Posted on by Sarah Gilbert

The University of Otago, Department of Orthopaedic Surgery and Musculoskeletal Medicine are currently advertising for a Teaching Fellow for the Musculoskeletal and Pain Postgraduate Programmes.

Here is the link to the Seek advertisement:

Teaching Fellow - Musculoskeletal / Pain Management
Applications are invited for the part-time position of Teaching Fellow in the Department of Orthopaedic Surgery and Musculoskeletal Medicine, located on our Christchurch campus.
As a Teaching Fellow, you will be primarily working with the team who deliver our mainly distance taught postgraduate programmes in Musculoskeletal Medicine, Musculoskeletal Management and Pain, and Pain Management which are endorsed by the International Association for the Study of Pain (IASP).
The appointee will support the facilitation of learning by contributing to the following main areas:
• Assist with assessments, which includes examinations and assignments.
• Support the alignment of teaching material to the guidelines of IASP.
• Review of the programmes’ balance and spread, identifying any gaps in delivery.
• Contribute to our two on-campus taught courses.
• Review of the material provided to students.
• Time available for own research/learning activities.
The successful applicant will have a background in the areas of Musculoskeletal Medicine and/or Pain and Pain Management.
This is a part-time (0.2FTE), fixed term position and is available immediately for a twelve month period.
Ideally, you will be located in Christchurch and able to work from the Department for the equivalent of one day per week.
Note: As a part-time position, the salary range for this role will be the pro-rata equivalent of the annual full-time salary range listed. Applications quoting reference number 1700601 will close on Thursday, 20 April 2017.
Apply Online:

BMI and Lifestyle factors with All-cause Mortality

So with a large cohort prospective epidemiological study, there is a challenge to the ideas around BMI as a risk factor.

Although people with a higher BMI can have lower risk of premature mortality if they also have at least one low risk lifestyle factor, the lowest risk of premature mortality is in people in the 18.5-22.4 BMI range with high score on the alternate healthy eating index, high level of physical activity, moderate alcohol drinking, and who do not smoke. It is important to consider diet and lifestyle factors in the evaluation of the association between BMI and mortality.

An open article in 21st October BMJ

Australasian Musculoskeletal Imaging Group (AMSIG) Meeting Melbourne

For those who have an interest, there is a new event on our calendar.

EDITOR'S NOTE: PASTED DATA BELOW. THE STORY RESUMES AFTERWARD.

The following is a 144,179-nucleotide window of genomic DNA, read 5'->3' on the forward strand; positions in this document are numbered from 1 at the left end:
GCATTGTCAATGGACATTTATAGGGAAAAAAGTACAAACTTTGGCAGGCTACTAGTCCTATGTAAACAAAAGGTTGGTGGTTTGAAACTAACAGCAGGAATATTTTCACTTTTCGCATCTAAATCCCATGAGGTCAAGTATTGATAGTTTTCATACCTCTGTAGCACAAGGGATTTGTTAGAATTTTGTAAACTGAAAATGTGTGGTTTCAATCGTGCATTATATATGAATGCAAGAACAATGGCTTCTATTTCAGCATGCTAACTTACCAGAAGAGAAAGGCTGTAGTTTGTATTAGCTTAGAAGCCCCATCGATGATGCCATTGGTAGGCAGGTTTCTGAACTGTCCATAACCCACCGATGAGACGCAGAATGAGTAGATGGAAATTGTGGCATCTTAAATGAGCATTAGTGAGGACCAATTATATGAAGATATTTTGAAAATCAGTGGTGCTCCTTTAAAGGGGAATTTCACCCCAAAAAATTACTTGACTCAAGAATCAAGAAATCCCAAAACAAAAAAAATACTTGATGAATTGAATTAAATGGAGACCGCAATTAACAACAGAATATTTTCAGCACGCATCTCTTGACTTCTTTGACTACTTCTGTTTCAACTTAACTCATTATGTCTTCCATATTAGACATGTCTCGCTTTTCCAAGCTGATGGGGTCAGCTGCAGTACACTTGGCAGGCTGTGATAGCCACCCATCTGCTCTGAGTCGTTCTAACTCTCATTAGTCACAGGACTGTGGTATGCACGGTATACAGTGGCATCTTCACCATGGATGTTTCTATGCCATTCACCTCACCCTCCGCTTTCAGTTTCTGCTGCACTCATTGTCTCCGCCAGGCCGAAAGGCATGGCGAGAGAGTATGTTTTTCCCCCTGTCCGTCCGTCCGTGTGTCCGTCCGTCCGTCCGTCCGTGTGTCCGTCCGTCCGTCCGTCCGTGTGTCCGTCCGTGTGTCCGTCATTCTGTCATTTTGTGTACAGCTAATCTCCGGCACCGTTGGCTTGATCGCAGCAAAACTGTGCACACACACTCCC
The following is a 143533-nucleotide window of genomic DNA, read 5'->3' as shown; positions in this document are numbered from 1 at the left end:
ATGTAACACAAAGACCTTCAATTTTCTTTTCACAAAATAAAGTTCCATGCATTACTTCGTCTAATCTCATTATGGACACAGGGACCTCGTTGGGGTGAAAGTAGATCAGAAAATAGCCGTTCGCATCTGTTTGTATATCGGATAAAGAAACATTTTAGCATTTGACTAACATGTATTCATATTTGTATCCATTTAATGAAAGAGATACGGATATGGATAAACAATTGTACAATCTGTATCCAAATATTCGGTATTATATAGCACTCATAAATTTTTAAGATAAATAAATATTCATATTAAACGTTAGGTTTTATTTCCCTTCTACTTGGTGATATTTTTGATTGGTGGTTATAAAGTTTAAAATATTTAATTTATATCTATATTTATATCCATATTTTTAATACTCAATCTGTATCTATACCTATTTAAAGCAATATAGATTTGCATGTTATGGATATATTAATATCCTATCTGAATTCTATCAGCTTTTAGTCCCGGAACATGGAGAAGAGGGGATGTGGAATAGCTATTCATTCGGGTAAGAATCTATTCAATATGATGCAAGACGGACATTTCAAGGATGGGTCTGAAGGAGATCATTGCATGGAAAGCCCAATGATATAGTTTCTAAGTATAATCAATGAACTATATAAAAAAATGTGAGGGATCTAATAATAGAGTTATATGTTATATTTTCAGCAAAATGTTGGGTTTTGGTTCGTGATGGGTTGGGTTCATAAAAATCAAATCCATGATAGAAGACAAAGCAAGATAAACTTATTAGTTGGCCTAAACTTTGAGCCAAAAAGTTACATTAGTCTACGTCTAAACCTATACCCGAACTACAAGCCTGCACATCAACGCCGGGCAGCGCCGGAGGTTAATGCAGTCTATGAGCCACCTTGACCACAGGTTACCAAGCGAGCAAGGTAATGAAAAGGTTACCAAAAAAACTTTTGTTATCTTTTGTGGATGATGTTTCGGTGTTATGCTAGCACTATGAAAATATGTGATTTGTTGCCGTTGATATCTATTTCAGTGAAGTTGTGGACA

6-7th May 2017 Melbourne

Foot and Ankle Imaging

Conference 2017

Please Save the Date : Join us all in Adelaide in October!


World Osteoporosis Day 20th October

Osteoporosis New Zealand marks World Osteoporosis Day on 20th October 2017

Our friends at Osteoporosis New Zealand (ONZ) are supporting the International

Osteoporosis Foundation’s (IOF) World Osteoporosis Day (WOD) Awareness Campaign. Under its

theme of Love Your Bones: Protect Your Future, WOD 2016 calls upon the general public to take

early action to protect their bone and muscle health, and for health authorities and physicians to

protect their communities’ bone health.

NZAMM members can play a vital role in reducing the burden that osteoporosis, falls and fractures imposes upon

our older people, their friends and family, and our health and social care budgets. Accordingly, we encourage you

all to read more about this exciting Campaign at and implement its

recommendations in your practice.

Read more about this exciting Campaign at

ANZ Hip Fracture Registry and Clinical Standards

The first report from the Hip Fracture Registry is available.

Report available at

Clinical Standards document available from

Hip fracture is the most serious and costly fall-related injury suffered by older people. There were an estimated 19,000 admissions to hospital for a hip fracture among Australians aged over 50 in 2011-12, an increase of 22% in absolute number since 2002-03. 1 In New Zealand, 3803 people were admitted to hospital with a hip fracture in 2007. 2 Almost everyone who fractures their hip will be admitted to a hospital, and a large majority will undergo a surgical procedure. In Australia, this means that more than 50 people are admitted every day to a hospital with a hip fracture. 1,3 The individual consequences are significant: 5% of those admitted will die in hospital; over 10% will be discharged directly to an aged care facility; after 12 months, fewer than 50% of people will be walking as well as they did before their injury; and another 15-20% will have died. In addition, the health and social care systems bear considerable costs associated with the acute treatment of hip fractures, ongoing costs of rehabilitation, assistance with day-to- day living activities, and the impact of long term care placement.

Osteoporosis NZ highlighted the importance of establishment of a national hip fracture registry in our strategy BoneCare 2020 published in 2012. They have been an advocate, supporter and financial contributor to the ANZHFR initiative since the beginning of the initiative. Accordingly, they are delighted to see the Clinical Standards and Annual Report published.

It is great to see this progress!

For more information on any of the above or to notify us of any news or events, please contact & / or

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